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If you are seeking investment help, look at the video here on my services. If you are seeking a different approach to managing your assets, you have landed at the right spot. I am a fee-only advisor registered in the State of Maryland, charge less than half the going rate for investment management, and seek to teach individuals how to manage their own assets using low-cost indexed exchange traded funds. Please call or email me if interested in further details. My website is at If you are new to investing, take a look at the "DIY Investor Newbie" posts here by typing "newbie" in the search box above to the left. These take you through the basics of what you need to know in getting started on doing your own investing.

Monday, March 28, 2011

Doing It Yourself

Many years ago I had a friend whose name escapes me, but whose situation stayed with me through the years. He had wanted desperately to get into a course but for some reason had been shut out. I don't remember if it was financial or what the reason was. As I commiserated with him, he ended up saying, "There's always the library."   In my mind, that translated into the idea that, if you want something badly enough, there's always a way to get it; and that especially holds true when it comes to learning.

This, of course, has never been truer than today with the internet. Want to learn cooking, how to get from point A to point B, or even how to play the guitar? There is loads of information available at your fingertips online. The information is free and, in my opinion, much better than just a short while ago. For example, there are sites available now that catalogue the best online college course from top universities. Many  are taught by dynamic teachers featuring interactive modules that allow the student to get involved.

I believe that this is subtly revolutionizing the education industry. It won't be long before you can get a degree online by picking a package of online courses from the best instructors at MIT, University of Maryland, University of Chicago, and the Wharton School. If you're like me, you're thinking, "right, nothing will replace face-to-face in the classroom." Before you pooh-pooh this, you may want to check out some of the top online courses and see how they use the technology, and compare them to some of the lectures you sat through when you were in college.

Source: New York Times
Anyways, this is surely the case with investing and personal finance, in general. The challenge actually is to catalogue the sources of information for those who want to learn so that they can easily find the best sources. Along these lines, I would like to present the "Managing Your Money Through the Ages" feature at the New York Times. CLICK TO ENLARGE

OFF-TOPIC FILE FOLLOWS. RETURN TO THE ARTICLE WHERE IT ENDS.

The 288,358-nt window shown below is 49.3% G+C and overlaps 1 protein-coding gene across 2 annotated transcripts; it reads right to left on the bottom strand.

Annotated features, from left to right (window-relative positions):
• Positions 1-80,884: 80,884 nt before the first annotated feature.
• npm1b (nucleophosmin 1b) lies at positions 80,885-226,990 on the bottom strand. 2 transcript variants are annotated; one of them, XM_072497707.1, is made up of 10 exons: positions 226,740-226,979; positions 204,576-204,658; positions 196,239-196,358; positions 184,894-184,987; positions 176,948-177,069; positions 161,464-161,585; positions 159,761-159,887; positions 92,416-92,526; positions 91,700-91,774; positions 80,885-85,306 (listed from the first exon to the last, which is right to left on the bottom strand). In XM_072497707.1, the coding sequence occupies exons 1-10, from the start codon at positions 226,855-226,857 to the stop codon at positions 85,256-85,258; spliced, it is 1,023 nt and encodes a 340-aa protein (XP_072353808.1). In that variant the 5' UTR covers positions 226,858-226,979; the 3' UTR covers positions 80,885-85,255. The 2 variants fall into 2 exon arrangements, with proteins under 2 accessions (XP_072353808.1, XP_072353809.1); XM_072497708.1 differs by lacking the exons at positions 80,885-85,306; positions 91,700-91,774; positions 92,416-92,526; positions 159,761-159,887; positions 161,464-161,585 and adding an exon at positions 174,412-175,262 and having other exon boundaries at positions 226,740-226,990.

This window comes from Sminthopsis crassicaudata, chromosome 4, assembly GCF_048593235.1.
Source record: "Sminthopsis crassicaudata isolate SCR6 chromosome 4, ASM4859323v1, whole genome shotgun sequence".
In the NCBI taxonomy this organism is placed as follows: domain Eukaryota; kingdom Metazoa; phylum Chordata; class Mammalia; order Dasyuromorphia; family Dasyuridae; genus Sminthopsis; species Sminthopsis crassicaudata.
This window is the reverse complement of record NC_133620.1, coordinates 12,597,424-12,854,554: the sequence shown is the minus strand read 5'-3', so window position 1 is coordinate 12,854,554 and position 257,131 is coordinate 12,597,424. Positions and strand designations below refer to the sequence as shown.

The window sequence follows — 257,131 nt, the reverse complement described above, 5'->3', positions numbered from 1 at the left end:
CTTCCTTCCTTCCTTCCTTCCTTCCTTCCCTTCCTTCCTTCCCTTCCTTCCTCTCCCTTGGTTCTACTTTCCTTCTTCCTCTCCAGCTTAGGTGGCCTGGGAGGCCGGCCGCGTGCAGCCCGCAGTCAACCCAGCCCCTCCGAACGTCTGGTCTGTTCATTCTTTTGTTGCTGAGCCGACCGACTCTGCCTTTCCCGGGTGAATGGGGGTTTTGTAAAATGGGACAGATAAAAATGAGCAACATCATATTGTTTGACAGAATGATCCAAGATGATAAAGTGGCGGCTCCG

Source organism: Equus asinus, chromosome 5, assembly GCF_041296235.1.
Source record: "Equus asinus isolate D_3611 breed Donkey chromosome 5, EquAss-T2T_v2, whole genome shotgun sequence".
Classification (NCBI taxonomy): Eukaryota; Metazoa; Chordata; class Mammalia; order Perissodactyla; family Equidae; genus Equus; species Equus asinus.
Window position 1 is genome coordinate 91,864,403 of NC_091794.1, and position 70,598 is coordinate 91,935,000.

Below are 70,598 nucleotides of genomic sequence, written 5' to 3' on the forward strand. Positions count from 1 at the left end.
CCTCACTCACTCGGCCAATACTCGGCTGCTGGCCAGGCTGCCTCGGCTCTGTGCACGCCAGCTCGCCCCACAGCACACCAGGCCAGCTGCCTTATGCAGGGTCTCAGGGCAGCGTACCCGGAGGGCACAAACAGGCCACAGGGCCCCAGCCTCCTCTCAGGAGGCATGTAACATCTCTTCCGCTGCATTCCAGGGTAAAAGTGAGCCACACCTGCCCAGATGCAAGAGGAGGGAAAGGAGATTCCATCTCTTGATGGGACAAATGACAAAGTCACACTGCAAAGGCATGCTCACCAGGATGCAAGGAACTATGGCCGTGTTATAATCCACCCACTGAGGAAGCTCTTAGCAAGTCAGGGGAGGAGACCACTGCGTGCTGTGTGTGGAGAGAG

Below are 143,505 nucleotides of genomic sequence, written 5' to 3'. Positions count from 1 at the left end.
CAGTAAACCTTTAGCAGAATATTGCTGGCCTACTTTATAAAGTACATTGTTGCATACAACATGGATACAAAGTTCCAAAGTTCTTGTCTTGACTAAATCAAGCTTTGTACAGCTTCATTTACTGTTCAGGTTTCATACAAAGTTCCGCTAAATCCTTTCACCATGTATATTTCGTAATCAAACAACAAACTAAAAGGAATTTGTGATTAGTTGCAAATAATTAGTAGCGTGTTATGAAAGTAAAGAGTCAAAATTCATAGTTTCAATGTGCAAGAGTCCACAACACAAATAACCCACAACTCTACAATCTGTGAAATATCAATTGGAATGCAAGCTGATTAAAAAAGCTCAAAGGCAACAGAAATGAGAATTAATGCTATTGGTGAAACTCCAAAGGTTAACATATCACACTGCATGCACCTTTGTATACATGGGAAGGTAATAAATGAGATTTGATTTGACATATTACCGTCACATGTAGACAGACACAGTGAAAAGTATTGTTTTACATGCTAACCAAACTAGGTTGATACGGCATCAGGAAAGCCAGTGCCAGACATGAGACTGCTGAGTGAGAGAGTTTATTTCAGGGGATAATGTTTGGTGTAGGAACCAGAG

One of the challenges of financial planning is that everybody is at a different stage in life and on a different path. The New York Times feature handles this well. Hone in on your particular stage in life and drill down.  Most likely, you will find financial planning articles highly pertinent to you. There are even checklists that show you some issues you  should be aware of at different stages.

Just as  you are not going to be the next Food Network star by learning to cook online, there is still a need for face-to-face individualized financial planning in complicated cases. Still, for most people, the information they need is available online, for free.

As a special bonus for those who have read this far, check out this online book.


  1. That's a very nice interactive chart from NYT! And I can sing enough praises of Ferri!

    It is amazing how much quality information if available for free (like the ones you mention above) for those who are willing to seek out advice.

  2. Thanks for the link to the Ferri book. I was able to download it, piece it together and create a single eBook out of the various chapters.

  3. In personal finance and investing, there is a overload of bad information. The powerful financial industry is constantly pumping out junks to confuse the average investors. What DIY investors need are ways to screen out bad information. I have found the following very useful:

    1. Bogleheads forum where many knowledgeable DIY investors gather.
    2. Google Reader that enables DIY Investors to easily follow a few good blogs such as DIY Investor, Get Rich Slowly, Investment Fiduciary, etc.
    3. Twitter that allows us to follow solid thinkers.

    I agree with DIY investor, the technology is there to help us learn, if we are motivated to learn.

  4. Thanks for the comments. I believe Ferri is the clearest writer on investing writing today.
    You are exactly right, Michael, about information overload - the key is to sort out the good stuff.